This small playground is located in the Rogers Park neighborhood (1 ½ block north of Howard Street, 2 ½ blocks east of Clark Street/Evanston’s Chicago Avenue). This 0.21-acre park is a great location for families with children to spend an afternoon. The park has ADA accessible soft-surface play area – filled with swings, a slide, picnic tables, drinking fountains, and benches. While there is no structured programming taking place at this location, we invite you to check out our great programs offered at nearby Willye White Park.
In 2004, Peoples’ Housing, a non-profit organization deeded a .19-acre playlot in the Rogers Park community to the Chicago Park District. The site became #506 on the park district’s facility listing.
The playlot was created in 1983, and has been known since then as Harold Washington Tot Lot. Mayor Harold Washington attended the park’s ribbon-cutting 22 years ago. Many area residents still have fond memories of shaking the late Mayor’s hand at the dedication ceremonies.
Numerous community members and organizations provided strong support for the proposed name change to Harold Washington Memorial Park. In February 2006, the Chicago Park District Board of Commissioners approved the name change request.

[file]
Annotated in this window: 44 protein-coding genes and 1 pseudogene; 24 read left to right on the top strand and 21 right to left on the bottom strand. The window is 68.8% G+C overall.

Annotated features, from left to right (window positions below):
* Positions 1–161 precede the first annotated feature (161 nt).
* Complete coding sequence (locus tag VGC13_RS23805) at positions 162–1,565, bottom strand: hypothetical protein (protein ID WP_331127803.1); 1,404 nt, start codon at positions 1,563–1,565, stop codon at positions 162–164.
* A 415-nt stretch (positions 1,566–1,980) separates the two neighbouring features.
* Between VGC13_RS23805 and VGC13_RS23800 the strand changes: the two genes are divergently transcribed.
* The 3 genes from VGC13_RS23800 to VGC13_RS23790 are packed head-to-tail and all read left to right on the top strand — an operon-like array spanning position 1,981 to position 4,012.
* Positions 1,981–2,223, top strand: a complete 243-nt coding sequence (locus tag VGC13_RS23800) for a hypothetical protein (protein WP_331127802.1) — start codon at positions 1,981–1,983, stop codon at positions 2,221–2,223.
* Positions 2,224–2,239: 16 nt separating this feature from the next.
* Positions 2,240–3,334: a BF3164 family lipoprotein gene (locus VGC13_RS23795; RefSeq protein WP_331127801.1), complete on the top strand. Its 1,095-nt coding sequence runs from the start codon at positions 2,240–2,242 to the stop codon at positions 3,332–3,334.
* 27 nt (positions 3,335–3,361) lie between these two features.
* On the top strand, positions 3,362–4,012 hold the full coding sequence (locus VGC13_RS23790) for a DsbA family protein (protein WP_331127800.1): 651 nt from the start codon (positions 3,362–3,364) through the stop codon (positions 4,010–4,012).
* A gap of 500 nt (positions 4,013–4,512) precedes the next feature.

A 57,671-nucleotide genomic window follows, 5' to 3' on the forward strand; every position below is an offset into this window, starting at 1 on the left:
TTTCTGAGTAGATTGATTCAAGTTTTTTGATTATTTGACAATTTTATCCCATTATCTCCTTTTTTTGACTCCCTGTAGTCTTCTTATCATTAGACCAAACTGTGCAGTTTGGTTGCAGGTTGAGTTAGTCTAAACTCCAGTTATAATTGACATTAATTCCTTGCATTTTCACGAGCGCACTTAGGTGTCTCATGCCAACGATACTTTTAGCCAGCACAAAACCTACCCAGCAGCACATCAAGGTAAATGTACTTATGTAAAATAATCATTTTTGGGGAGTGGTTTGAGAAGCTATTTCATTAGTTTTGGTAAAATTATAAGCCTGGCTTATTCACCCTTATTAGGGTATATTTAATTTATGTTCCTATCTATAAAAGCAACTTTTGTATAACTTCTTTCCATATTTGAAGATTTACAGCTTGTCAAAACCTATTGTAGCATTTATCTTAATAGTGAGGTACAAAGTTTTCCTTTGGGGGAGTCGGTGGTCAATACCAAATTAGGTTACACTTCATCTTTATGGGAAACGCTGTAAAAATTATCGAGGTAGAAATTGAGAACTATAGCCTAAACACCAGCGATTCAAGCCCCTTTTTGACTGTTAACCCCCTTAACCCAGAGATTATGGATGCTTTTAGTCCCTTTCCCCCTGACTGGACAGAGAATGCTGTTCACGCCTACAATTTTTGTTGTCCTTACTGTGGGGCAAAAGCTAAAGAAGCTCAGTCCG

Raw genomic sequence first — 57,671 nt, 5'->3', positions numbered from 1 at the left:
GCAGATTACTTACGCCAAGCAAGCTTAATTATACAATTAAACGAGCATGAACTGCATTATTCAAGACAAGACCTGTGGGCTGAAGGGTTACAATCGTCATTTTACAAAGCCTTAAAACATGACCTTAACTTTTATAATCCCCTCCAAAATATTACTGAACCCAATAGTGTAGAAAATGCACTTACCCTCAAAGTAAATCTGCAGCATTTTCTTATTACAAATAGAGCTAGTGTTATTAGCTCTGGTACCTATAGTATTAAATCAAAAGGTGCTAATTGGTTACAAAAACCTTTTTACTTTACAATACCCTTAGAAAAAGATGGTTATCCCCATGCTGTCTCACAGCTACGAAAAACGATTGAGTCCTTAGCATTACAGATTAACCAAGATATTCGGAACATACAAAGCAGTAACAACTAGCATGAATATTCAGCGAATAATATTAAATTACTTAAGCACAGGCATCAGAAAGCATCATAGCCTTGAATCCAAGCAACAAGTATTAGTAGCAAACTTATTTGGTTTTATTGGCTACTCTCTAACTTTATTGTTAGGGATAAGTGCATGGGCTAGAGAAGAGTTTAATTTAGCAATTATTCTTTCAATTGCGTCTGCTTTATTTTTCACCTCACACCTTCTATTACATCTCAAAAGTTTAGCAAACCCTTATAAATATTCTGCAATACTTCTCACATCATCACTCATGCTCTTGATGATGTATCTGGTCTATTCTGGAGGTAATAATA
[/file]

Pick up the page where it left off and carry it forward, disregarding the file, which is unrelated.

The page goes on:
Harold Lee Washington (1922- 1987) was Chicago’s first African-American Mayor, serving from 1983 until his death in 1987.Born and raised on Chicago’s south side, Washington graduated from DuSable High School. After serving in the military, he studied at Roosevelt College, one of the academic institutions in the region that then accepted African-Americans. He served as class president and received his Bachelor’s Degree in 1948. He went on to attend Northwestern University School of Law, receiving a law degree in 1952. Washington worked as an assistant city prosecutor and as an arbitrator for the Illinois Industrial Commission. He was active in the Third Ward Democratic Organization and Third Ward Young Democrats. Elected as member of the Illinois House of Representatives in 1965, he served through 1976. He served as Illinois State Senator from 1976 to 1980; and a member of the United States House of Representatives from 1980 until 1983. On April 22, 1983, he was elected as Mayor of Chicago, and was re-elected for a second term in 1987. Although his second term was cut short by his untimely death, he accomplished much in City Hall during his tenure. Many of his Executive Orders Ordinances became models for other cities including advisorycommissions on the affairs of Latinos, Women, and Asians; Ordinances on Affirmative Action in employment and procurement, tenants’ rights, campaign finance reform, Freedom of Information and South African divestiture.He served as Chairman of the U.S. Conference of Mayors, and put forth an agenda for the re-development of the inner cities, and initiated a national dialogue on race relations. Mayor Harold Washington instituted a public policy and practice of fairness and equality for all of the citizens and communities. This attitude was made clear in his first inaugural address on April 29, 1983, he said, "I hope to be remembered by history as the Mayor who cared about the people and who was, above all, fair.”
3rd Tuesday of each month at 7:00pm